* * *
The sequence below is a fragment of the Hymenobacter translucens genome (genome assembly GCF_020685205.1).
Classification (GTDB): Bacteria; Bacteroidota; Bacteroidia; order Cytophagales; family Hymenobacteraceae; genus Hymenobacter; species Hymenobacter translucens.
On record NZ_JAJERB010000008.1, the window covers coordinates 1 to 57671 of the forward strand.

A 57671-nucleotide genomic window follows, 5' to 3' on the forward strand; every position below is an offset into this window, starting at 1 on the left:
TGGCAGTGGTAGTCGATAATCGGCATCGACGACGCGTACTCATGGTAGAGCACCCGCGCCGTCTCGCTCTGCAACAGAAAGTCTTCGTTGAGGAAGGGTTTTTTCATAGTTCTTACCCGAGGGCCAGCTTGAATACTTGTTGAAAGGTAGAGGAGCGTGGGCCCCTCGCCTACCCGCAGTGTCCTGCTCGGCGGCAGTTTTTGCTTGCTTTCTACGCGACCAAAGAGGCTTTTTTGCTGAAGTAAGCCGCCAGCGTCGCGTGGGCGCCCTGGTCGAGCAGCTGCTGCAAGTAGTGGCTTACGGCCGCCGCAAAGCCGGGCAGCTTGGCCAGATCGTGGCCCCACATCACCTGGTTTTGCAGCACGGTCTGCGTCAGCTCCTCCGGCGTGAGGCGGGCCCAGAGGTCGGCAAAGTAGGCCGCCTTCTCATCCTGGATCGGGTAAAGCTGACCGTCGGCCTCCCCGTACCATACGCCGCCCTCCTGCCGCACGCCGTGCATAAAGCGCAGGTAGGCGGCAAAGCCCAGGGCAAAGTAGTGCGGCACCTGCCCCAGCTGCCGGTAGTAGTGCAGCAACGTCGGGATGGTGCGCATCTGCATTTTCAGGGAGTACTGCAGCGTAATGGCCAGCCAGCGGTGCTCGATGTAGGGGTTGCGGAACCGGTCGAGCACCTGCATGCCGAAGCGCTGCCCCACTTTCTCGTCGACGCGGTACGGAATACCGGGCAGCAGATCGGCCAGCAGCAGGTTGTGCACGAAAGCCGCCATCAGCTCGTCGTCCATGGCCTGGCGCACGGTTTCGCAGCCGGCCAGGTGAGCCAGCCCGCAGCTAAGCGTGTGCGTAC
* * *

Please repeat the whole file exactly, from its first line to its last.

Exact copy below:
The sequence below is a fragment of the Hymenobacter translucens genome (genome assembly GCF_020685205.1).
Classification (GTDB): Bacteria; Bacteroidota; Bacteroidia; order Cytophagales; family Hymenobacteraceae; genus Hymenobacter; species Hymenobacter translucens.
On record NZ_JAJERB010000008.1, the window covers coordinates 1 to 57671 of the forward strand.

A 57671-nucleotide genomic window follows, 5' to 3' on the forward strand; every position below is an offset into this window, starting at 1 on the left:
TGGCAGTGGTAGTCGATAATCGGCATCGACGACGCGTACTCATGGTAGAGCACCCGCGCCGTCTCGCTCTGCAACAGAAAGTCTTCGTTGAGGAAGGGTTTTTTCATAGTTCTTACCCGAGGGCCAGCTTGAATACTTGTTGAAAGGTAGAGGAGCGTGGGCCCCTCGCCTACCCGCAGTGTCCTGCTCGGCGGCAGTTTTTGCTTGCTTTCTACGCGACCAAAGAGGCTTTTTTGCTGAAGTAAGCCGCCAGCGTCGCGTGGGCGCCCTGGTCGAGCAGCTGCTGCAAGTAGTGGCTTACGGCCGCCGCAAAGCCGGGCAGCTTGGCCAGATCGTGGCCCCACATCACCTGGTTTTGCAGCACGGTCTGCGTCAGCTCCTCCGGCGTGAGGCGGGCCCAGAGGTCGGCAAAGTAGGCCGCCTTCTCATCCTGGATCGGGTAAAGCTGACCGTCGGCCTCCCCGTACCATACGCCGCCCTCCTGCCGCACGCCGTGCATAAAGCGCAGGTAGGCGGCAAAGCCCAGGGCAAAGTAGTGCGGCACCTGCCCCAGCTGCCGGTAGTAGTGCAGCAACGTCGGGATGGTGCGCATCTGCATTTTCAGGGAGTACTGCAGCGTAATGGCCAGCCAGCGGTGCTCGATGTAGGGGTTGCGGAACCGGTCGAGCACCTGCATGCCGAAGCGCTGCCCCACTTTCTCGTCGACGCGGTACGGAATACCGGGCAGCAGATCGGCCAGCAGCAGGTTGTGCACGAAAGCCGCCATCAGCTCGTCGTCCATGGCCTGGCGCACGGTTTCGCAGCCGGCCAGGTGAGCCAGCCCGCAGCTAAGCGTGTGCGTAC